What to retain from the two weeks of discussions at COP26? The mechanism of the 2015 Paris Agreement seems to be more or less working. The climate policies that were in place at the time led to a warming of + 3.6 ° C at the end of the century; current policies are on a likely trajectory of + 2.7 ° C, even if they unfortunately cannot rule out warming up to + 3.6 ° C.
If they are kept, the long-term commitments of the countries declared to the convention could limit the warming to + 2.1 ° C, or even + 1.8 ° C, taking into account all the announcements that have been made in Scotland . However, several countries have not agreed to any strengthening of their commitments compared to 2015, including Australia, Indonesia, Russia, Switzerland, Thailand. Some have even pushed the provocation to make less ambitious promises this year… than in 2015, such as Brazil and Mexico.
On the positive side again, several sectoral agreements were signed in Glasgow, on methane, coal and deforestation. For the first time after a COP, the final text also mentions fossil fuels. In South Africa, and this is perhaps the most promising event of COP26, a financial agreement has been found to allow the coal mining industry to convert to renewable energies: it consists roughly in erasing the debts of the country’s main public electricity operator in exchange for investments in green infrastructure. Which is exactly what, with other economists, we have been suggesting for several years to implement at the level of the euro zone.
However, the goal of the Paris agreement is to maintain global warming “Clearly below + 2 ° C” and to do everything in order not to stray from + 1.5 ° C. We are far from it: the IPCC report published in August indicates that we should exceed the ceiling of + 1.5 ° C at the start of the 2030s. Then, there is a worrying inconsistency between the commitments for 2030 and those for the long term. term aimed at achieving carbon neutrality between 2050 and 2070.
Indeed, the objectives for 2030 are not sufficient, and do not limit the probable warming below + 2.4 ° C at best. This “implementation gap” indicates that even short-term goals need to be significantly strengthened. Not to mention the reality of their implementation: an investigation by Washington Post has just revealed that the gas emission figures displayed by Russia are entirely false since Russian gas installations let escape 20% of methane leaks, absent from official statistics.
Climate justice is the main loser of this COP. The industrialized countries are always reluctant to provide the funds they have pledged to give to the countries of the South to help them reduce their emissions, and to adapt to the impacts that are already hitting them hard. Industrialized countries, including the EU and the United States, are also blocking negotiations around “loss and damage”: compensation demanded by countries affected by the irreversible consequences of climate change, and in particular the engulfing of certain islands, of the Mekong Delta or at least a third of Bangladesh by rising sea levels.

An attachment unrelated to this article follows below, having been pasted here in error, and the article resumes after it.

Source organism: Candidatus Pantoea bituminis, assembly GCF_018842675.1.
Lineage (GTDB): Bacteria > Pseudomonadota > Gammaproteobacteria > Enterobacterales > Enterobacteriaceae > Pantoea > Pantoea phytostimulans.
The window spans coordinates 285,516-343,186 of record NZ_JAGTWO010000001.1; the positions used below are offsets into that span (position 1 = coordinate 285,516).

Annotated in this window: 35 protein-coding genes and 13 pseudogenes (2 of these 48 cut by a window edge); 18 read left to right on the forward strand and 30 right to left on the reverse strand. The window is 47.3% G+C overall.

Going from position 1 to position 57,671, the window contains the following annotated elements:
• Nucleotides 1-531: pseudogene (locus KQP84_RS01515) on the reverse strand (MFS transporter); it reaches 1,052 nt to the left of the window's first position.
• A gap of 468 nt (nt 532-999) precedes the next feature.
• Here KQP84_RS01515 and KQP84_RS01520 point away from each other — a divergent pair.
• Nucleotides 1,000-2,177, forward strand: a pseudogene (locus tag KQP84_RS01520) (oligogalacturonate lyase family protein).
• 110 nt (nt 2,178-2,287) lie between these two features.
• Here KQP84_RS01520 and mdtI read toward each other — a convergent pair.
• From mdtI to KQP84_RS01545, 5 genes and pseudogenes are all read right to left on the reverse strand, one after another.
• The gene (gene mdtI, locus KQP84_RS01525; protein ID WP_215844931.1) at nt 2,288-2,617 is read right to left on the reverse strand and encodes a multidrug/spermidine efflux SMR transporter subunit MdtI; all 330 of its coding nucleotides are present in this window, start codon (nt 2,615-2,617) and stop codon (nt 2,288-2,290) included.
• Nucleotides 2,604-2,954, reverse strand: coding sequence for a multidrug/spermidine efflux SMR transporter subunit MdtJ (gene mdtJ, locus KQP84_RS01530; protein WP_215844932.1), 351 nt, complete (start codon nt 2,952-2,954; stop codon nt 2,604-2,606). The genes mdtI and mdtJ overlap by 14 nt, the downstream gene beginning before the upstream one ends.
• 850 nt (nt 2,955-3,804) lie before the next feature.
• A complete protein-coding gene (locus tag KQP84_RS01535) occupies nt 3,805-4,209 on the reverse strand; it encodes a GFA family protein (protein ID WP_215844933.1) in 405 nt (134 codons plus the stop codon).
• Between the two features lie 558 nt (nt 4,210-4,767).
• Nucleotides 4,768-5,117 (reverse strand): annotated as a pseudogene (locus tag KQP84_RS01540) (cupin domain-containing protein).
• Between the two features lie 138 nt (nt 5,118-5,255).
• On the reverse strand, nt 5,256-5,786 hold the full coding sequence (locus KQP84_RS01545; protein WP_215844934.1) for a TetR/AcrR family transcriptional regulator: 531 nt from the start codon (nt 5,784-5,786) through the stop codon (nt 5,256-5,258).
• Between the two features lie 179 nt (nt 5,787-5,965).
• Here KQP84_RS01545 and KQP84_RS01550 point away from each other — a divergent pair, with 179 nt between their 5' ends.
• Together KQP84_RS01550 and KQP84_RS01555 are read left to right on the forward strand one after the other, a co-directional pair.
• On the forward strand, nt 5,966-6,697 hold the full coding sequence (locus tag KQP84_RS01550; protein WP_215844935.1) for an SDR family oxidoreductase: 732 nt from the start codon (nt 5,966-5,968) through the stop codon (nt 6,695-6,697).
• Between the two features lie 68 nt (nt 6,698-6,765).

Indigenous peoples, among the least responsible for the climate problem but at the forefront of those affected by it, continue to fight to make their voices heard. They are particularly worried about the “solutions” put in place, such as carbon markets, which could impact their lifestyles even more severely. Rightly so, since economic analysis easily shows that a carbon tax is a much better tool to fight against global warming than market instruments which are, by construction, inefficient in terms of transmission of information through prices, inefficient and unfair in terms of allocation of risky resources.
Finally, the very conduct of COP26 revealed a denial of democracy that can only alert: every day, more than 50,000 people marched through the streets of Glasgow, rightly announcing the apocalypse if we do not act. . Meanwhile, a handful of diplomats were meeting, doors closed, to negotiate an inadequate deal based on flawed science. Indeed, beyond the Russian gas leaks, the emission figures provided by several other countries are notoriously false: Malaysia, for example, claims that its tropical forest absorbs four times more carbon than other similar jungles. … The difference between the figures and the reality could represent up to 20% of the emissions officially displayed.
And now ? The agreement signed in Glasgow indicates that countries will have to step up their ambitions again next year. Admittedly, this is a step forward compared to the original mechanism of the Paris Agreement, which provided for a five-year wait. But, faced with the ecological disaster, the “small advances” are setbacks. Finally, international discussions cannot replace effective action by countries. In France, for example, the unraveling by the government and the lobbies of the Climate and Resilience law suggests that not only are we not respecting the Paris agreement that we signed, but also our chances of being in agreement with it. The European objective of reducing our emissions by 55% by 2030 is dwindling day by day.